Occena v. Icamina (G.R. No. 82146)


Petitioner Eulogio Occena filed a criminal complaint for Grave Oral Defamation against private respondent Cristina Vegafria alleging that the latter had openly, publicly and maliciously insulted him by uttering that he is a “foolish Barangay Captain, traitor, tyrant and Judas” which caused great and irreparable injury to his person and honor. After trial, Cristina was found guilty of Slight Oral Defamation and was sentenced to pay the fine. However, the trial court did not award damages to petitioner stating that the facts and circumstances did not warrant the awarding of moral damages. Petitioner appealed the civil liability of Cristina but was denied.


Whether or not petitioner is entitled to moral damages.

Ruling: YES.

Article 2219, par. (7) of the Civil Code allows the recovery of moral damages in case of libel, slander or any other form of defamation This provision of law establishes the right of an offended party in a case for oral defamation to recover from the guilty party damages for injury to his feelings and reputation. The offended party is likewise allowed to recover punitive or exemplary damages.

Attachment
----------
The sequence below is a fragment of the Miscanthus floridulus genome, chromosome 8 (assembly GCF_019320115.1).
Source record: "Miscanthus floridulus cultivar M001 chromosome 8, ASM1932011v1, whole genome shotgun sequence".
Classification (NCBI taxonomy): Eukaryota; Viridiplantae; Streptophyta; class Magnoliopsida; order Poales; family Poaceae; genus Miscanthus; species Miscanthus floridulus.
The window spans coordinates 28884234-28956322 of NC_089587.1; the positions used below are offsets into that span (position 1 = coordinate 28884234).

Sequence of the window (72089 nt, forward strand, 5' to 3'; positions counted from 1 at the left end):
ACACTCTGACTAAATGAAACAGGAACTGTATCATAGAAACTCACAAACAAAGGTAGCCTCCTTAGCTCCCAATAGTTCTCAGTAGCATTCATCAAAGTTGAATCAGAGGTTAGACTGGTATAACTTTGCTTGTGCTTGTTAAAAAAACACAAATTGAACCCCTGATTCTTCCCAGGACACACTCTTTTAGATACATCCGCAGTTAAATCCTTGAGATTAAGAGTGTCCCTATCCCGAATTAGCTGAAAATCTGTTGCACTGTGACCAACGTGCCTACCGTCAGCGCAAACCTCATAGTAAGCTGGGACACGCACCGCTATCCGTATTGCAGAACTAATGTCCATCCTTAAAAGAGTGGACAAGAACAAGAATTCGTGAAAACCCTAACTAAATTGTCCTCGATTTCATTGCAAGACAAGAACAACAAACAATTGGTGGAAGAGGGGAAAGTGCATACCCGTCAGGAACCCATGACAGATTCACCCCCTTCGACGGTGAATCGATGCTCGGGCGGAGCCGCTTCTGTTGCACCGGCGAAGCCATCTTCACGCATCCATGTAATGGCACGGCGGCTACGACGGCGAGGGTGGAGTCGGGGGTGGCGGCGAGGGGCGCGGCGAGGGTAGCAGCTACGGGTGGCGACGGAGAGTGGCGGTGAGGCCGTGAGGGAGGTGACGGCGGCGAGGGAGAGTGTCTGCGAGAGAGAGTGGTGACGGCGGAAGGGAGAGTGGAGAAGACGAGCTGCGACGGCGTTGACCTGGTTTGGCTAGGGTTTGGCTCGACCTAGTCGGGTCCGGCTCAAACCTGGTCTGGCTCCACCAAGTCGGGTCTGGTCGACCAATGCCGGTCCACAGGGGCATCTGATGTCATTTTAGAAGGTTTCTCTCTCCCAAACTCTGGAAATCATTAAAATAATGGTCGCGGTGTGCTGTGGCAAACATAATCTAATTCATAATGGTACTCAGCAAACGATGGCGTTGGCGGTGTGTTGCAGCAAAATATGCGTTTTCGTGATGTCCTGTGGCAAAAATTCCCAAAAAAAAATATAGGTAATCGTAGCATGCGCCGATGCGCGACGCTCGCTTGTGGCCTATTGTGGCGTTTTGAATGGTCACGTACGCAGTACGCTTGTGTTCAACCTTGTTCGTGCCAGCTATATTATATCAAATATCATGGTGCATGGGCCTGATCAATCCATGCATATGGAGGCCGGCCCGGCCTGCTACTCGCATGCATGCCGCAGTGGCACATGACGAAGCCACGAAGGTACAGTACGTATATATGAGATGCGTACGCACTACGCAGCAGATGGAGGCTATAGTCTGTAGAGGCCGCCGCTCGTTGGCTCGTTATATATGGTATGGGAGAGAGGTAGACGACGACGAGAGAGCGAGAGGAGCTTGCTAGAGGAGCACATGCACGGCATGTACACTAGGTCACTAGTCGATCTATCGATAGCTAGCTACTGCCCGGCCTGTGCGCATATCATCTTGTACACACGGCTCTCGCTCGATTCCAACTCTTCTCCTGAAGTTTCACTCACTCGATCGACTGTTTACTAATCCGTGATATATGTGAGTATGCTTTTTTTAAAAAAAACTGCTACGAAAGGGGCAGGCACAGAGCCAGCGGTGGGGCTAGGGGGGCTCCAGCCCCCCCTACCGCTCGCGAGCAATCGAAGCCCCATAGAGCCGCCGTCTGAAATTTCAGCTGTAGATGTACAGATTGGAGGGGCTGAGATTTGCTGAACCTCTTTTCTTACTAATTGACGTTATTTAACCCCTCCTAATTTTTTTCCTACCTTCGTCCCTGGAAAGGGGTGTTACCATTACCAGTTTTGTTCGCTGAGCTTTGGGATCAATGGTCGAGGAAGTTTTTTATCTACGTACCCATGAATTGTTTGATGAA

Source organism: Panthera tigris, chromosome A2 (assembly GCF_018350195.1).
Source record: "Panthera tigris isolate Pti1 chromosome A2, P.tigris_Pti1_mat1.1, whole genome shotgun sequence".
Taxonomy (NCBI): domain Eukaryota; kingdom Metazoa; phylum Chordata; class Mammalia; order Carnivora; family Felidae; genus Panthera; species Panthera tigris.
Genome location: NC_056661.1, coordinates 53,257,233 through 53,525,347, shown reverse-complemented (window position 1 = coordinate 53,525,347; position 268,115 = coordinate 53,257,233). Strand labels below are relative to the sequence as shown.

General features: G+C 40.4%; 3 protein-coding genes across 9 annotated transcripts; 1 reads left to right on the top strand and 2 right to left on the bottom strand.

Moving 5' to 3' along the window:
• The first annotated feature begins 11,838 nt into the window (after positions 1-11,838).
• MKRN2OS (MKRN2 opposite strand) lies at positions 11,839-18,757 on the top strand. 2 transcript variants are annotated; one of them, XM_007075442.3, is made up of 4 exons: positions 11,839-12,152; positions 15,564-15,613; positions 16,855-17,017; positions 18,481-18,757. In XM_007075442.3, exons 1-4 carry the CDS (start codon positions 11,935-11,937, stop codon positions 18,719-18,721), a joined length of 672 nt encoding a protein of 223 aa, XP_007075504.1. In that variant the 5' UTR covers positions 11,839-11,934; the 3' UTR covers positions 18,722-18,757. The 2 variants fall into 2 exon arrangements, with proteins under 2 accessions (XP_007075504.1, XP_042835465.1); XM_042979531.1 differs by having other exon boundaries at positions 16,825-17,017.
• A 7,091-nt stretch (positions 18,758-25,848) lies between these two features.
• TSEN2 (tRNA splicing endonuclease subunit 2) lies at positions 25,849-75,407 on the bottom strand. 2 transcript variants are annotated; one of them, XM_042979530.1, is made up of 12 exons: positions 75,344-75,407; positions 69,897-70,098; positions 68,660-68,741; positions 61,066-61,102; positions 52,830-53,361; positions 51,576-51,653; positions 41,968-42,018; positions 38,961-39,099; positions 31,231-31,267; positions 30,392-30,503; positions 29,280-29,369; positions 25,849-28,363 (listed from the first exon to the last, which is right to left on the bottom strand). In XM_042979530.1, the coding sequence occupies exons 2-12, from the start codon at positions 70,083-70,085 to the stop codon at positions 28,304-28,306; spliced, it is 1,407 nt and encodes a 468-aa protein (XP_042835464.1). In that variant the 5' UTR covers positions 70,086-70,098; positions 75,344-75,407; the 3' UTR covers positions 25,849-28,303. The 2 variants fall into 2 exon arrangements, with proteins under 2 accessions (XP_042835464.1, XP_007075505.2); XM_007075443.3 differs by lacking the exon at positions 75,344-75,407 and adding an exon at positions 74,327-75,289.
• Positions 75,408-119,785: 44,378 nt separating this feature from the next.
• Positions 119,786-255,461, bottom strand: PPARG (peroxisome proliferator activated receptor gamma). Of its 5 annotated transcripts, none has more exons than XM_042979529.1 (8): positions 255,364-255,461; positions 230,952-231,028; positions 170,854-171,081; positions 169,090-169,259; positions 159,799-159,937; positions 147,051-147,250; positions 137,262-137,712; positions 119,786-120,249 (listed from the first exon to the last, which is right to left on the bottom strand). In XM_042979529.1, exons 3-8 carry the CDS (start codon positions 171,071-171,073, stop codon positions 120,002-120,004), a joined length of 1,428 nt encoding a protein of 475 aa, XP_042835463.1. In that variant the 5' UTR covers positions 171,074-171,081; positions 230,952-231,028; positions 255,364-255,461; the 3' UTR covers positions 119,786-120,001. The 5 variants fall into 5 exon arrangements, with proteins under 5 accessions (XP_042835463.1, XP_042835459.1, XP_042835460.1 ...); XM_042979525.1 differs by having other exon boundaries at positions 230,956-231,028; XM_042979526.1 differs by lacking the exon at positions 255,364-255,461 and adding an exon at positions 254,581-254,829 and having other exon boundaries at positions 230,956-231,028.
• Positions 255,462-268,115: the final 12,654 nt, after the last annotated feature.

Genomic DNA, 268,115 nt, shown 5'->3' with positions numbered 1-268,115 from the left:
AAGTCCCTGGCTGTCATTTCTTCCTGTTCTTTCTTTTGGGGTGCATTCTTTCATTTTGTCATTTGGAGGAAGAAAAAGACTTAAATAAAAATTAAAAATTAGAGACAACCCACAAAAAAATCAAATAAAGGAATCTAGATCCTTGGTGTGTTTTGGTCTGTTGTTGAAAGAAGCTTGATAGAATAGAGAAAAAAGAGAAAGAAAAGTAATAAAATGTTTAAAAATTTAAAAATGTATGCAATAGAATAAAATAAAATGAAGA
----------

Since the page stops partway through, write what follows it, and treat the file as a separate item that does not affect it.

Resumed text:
It must be remembered that every defamatory imputation is presumed to be malicious, even if it be true, if no good intention and justifiable motive for making it is shown. And malice may be inferred from the style and tone of publication subject to certain exceptions which are not present in the case at bar. Calling petitioner who was a barangay captain an ignoramus, traitor, tyrant and Judas is clearly an imputation of defects in petitioner’s character sufficient to cause him embarrassment and social humiliation. Petitioner testified to the feelings of shame and anguish he suffered as a result of the incident complained of.

From the evidence presented, we rule that for the injury to his feelings and reputation, being a barangay captain, petitioner is entitled to moral damages in the sum of P5,000.00 and a further sum of P5,000.00 as exemplary damages.


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